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Heritage Breeding

Discussion in 'General breed discussions & FAQ' started by HughesFowlFarm, Aug 12, 2013.

  1. HughesFowlFarm

    HughesFowlFarm Out Of The Brooder

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    I don't own any heritage breed chickens. I was maybe looking into getting some. What makes the difference from regular and heritage?
    I guess an example question would be.
    What is the difference between hatchery Delawares and heritage delewares?
    (Any heritage not just delewares)

    What makes heritage so special? Do they lay more eggs? Do they weigh more? Are they show birds?
    Any input would be greatly appreciated.
     
  2. Bullitt

    Bullitt Chillin' With My Peeps

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    Heritage strains usually lay fewer eggs.

    Heritage strains are just strains of a breed that meet the original characteristics of a breed. Most hatcheries have bred for egg production, so body size, coloring, and mothering instinct have often been changed.

    Do you plan to show chickens? If not, you will probably be fine buying Delaware chickens from a hatchery. Buy a bunch of them and select the chickens that meet your needs. If you want to breed them, you will probably be able to find a broody Delaware hen.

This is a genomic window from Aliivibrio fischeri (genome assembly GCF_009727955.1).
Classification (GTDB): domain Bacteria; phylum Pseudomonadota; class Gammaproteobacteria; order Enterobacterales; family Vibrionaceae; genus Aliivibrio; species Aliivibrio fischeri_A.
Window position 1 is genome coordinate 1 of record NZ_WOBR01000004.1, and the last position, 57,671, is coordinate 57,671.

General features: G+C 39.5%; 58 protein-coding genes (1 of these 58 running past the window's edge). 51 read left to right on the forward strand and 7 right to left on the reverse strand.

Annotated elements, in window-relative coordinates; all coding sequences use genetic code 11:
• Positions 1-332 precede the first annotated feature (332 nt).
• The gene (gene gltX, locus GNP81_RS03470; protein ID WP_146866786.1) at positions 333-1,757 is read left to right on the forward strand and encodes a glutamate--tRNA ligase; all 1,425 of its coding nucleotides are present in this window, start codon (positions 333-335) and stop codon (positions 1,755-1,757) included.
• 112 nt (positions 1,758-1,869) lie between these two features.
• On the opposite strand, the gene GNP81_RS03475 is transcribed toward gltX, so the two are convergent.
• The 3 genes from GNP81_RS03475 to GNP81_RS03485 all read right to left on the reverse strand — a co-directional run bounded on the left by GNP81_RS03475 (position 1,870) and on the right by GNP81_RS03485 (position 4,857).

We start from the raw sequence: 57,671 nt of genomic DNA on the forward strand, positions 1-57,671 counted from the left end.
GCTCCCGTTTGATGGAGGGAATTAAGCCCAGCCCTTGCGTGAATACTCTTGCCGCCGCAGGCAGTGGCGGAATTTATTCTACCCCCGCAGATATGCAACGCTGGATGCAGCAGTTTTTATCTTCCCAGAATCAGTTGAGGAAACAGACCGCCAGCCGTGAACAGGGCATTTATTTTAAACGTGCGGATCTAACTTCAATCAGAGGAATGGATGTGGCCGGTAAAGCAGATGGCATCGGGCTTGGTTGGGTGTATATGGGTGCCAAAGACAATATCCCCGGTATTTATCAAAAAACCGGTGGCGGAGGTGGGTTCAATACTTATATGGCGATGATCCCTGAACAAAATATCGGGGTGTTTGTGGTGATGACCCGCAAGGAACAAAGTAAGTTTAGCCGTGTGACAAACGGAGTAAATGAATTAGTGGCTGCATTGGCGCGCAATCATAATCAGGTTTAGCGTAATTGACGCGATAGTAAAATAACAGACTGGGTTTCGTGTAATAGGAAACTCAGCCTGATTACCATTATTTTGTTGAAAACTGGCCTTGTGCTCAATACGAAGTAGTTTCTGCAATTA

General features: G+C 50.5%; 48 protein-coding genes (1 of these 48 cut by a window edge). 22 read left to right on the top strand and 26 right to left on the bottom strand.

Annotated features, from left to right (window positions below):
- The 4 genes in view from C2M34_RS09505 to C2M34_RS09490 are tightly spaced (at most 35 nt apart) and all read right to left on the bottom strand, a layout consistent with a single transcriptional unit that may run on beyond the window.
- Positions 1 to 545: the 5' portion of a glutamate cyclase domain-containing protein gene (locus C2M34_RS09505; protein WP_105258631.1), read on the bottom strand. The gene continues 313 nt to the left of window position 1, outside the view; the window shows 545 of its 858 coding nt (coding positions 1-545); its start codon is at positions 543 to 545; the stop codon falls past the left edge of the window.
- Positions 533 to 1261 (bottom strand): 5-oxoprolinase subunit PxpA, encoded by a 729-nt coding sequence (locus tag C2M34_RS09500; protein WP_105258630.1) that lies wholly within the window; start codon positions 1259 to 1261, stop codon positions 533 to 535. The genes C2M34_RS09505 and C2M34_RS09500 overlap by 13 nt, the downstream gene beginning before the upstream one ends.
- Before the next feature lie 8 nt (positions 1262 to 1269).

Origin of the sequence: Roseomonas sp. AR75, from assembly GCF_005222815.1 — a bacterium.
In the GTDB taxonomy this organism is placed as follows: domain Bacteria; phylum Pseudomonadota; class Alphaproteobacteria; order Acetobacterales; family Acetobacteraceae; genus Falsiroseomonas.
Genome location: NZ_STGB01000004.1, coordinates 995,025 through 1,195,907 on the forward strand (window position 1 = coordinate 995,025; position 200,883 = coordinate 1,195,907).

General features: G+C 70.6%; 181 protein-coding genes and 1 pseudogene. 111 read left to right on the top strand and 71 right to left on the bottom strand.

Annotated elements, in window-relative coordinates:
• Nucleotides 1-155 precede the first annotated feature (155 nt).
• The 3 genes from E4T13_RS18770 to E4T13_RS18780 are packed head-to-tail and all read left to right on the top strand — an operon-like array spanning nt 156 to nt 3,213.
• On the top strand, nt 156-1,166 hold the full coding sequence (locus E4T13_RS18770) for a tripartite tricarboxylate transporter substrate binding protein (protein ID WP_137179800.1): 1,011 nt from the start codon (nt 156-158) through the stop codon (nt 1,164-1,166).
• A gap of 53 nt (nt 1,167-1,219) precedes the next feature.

3. HughesFowlFarm

    HughesFowlFarm Out Of The Brooder

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    But do heritage chickens meet standard of perfection? Do people who get 20 birds from a hatchery, breed them to what they prefer or like, and just sell them calling them "heritage"?
     
  4. Bullitt

    Bullitt Chillin' With My Peeps

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    Yes, the heritage strain is trying to meet the standard of perfection for a breed.

    I suppose a person could start with hatchery purchased chickens and start selecting them to meet the standard of perfection.

    Heritage is a name that is thrown around a lot. It is a name that someone came up with to indicate that a strain was bred for the standard of perfection of the original breed.

    Do you plan to show chickens?
     
    Last edited: Aug 12, 2013
  5. Fred's Hens

    Fred's Hens Chicken Obsessed Premium Member

    We have a number of heritage threads here.

    Heritage Rhode Island Red Thread
    Heritage Large Fowl thread
    Good Shepherd Poultry Ranch Barred Rocks
    Delaware's from KathyinMO
    Homesteading with Heritage Large Fowl

    And many others. Those just come to mind. Take your time and do your research. I may not have those thread names precisely right, but close enough for you to find them with a quick search.

    Read the website on Poultry at the American Breed and Livestock Conservatory. Great information there as well.


    The difference, simply put, is that Heritage is bit of a misnomer, but was coined to express something important. The original birds had a tremendous heritage, but that heritage is being lost, frankly. Think heirloom seeds. The true bred, bred to the Standard, heritage lines are rare. They are usually gorgeous, bigger, slower growing, more docile and much truer to their original intent. There really is a night and day difference. You'll only find true bred, Heritage birds by contacting breeders, fanciers and those who are dedicated to preserving these lines of old time fowl. You cannot get them from the large, retail hatcheries. Hope that helps.